Gold just took the jobs report on the chin. As our readers will know, the US jobs report from Friday was nothing short of stellar, with the job creation numbers blowing away all expectations, and in doing so, lowering the odds and potential pace of Fed rate cuts. That led to a big sell-off in gold on Friday that followed an even larger one Monday. Gold lost almost 4% over just two days last week.
FINSUM: The jobs report simultaneously sapped gold of the fear boost it gets from worries about the economy, as well as the potential benefit of lower rates.
Gold is doing well, and it is no surprise. Markets are worried about an economic downturn, and yields are falling, both of which are bullish for gold. The metal is up almost 7% in July alone. But what is the best way to play the commodity using ETFs? Owning gold directly is costly, so passive structures are great. Consider the SPDR Gold Shares ETF (0.40% fee), the iShares Gold Trust (0.25%), and the GraniteShares Gold Trust.
FINSUM: Passive is definitely the best way to play gold. We like the outlook for the metal as rates and yields are definitely headed lower, which helps gold in multiple ways.
Gold has been doing well, and it is no surprise as to why. Both the economy and the trade war are having a bullish effect on gold, which has responded in line with investor fears. Additionally, worries over tensions in the Middle East and the protests in Hong Kong have offered a short-term boost to prices. Stephen Innes, managing partner at Vanguard Markets, says “Today’s price action suggests the market is not long enough gold, especially by historical standards, for this elevated level risk as investors have remained far too complacent to mounting risk in Hong Kong and the smolder explosive political powder keg in the Middle East”.
FINSUM: Gold has been in a bear market for so long that it had many times seemed to have lost its role in a portfolio. However, it appears to once again be finding its footing.
Precious metals are heating up, much to the joy of the investors that have stuck with the shiny laggards. Gold has been enjoying a good rally, and that should help pull up silver, which has been in a slump. “It is difficult to be pessimistic about silver at these levels”, says one portfolio manager. Silver is down more than 9% this year, even as gold has rallied. However, eventually gold will start pulling investors into silver. “Silver has lacked retail investment demand, so a sustained rally in gold will lead to the speculators coming and buying silver”, says the portfolio manager.
FINSUM: Precious metals have not been getting much attention for years, but gold is off on the right foot this year. Importantly for silver, a recession doesn’t hurt demand because it isn’t an industrial commodity.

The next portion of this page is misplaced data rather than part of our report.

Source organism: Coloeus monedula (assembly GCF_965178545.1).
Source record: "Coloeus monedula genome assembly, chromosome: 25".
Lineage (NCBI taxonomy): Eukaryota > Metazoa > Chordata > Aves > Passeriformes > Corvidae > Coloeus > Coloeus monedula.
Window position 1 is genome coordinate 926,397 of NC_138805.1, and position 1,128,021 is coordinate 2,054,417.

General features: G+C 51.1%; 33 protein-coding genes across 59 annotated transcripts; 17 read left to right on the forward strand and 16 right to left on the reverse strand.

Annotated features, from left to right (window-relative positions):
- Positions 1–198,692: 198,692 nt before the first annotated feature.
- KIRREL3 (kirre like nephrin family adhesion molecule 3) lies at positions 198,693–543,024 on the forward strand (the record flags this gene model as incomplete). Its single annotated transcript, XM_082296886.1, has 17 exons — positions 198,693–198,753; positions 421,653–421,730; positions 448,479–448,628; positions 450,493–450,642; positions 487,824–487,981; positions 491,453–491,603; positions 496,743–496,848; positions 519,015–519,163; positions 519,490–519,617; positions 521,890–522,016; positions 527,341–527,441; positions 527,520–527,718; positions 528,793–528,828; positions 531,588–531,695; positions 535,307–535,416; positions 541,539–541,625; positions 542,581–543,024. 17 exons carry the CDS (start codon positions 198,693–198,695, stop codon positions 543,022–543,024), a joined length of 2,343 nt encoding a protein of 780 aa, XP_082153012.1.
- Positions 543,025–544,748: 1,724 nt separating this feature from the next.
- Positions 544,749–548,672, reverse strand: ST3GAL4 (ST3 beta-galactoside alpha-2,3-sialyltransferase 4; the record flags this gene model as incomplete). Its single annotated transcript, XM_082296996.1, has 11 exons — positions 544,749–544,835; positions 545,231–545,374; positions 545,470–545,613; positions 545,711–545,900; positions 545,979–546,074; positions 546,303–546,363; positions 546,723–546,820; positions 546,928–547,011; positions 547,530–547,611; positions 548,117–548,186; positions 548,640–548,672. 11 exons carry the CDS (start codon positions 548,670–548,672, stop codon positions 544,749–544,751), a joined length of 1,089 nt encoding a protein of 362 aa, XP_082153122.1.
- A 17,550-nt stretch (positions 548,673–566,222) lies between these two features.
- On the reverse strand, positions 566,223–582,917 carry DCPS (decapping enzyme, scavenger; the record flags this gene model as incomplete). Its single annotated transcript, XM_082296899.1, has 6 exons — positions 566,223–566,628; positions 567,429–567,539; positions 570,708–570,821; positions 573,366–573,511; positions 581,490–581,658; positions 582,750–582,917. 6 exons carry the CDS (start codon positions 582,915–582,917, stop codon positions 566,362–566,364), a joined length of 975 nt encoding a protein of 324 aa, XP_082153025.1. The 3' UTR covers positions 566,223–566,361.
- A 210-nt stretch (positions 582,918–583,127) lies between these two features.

Tell us an investment that does well when inflation is rising AND when rates are falling? Most investments are sensitive to one or the other, but gold can benefit from both. Rising inflation (and rates) can lead to gold-buying as a hedge, helping prices, while falling rates make the metal’s zero yield look more attractive (and make it easier for overseas buyers). Yet, conditions in the middle of those two extremes—which have prevailed since the Crisis—are usually bearish for the metal, as it does not have a natural place in the portfolio in such conditions. That said, gold’s outlook is now the best it has been in years, as the economy is weakening and rates look likely to fall, weakening the Dollar and clearing the path for appreciation.
FINSUM: Gold is in the most interesting position we have seen for some time and we are inclined to think it might start to rise out the doldrums.
Al the stars are aligning for gold. The metal has been in an epic slump for years. The great post-Crisis recovery has not been so for gold, with the asset falling in value considerably from its Euro crisis-era peak. However, yields are coming down and the threat of recession is rising, both factors which make gold likely to do well. Not only would both factors help gold because of its relationship to interest rates (i.e. the lower the better), but a weaker Dollar also helps overseas buyers of the metal.
FINSUM: The other interesting non-macro factor that may help gold is the recent huge merger of Barrick Gold and Randgold, which consolidates the market and offers a more compelling mining stock to own. It may also put a lid on supply, which could boost prices.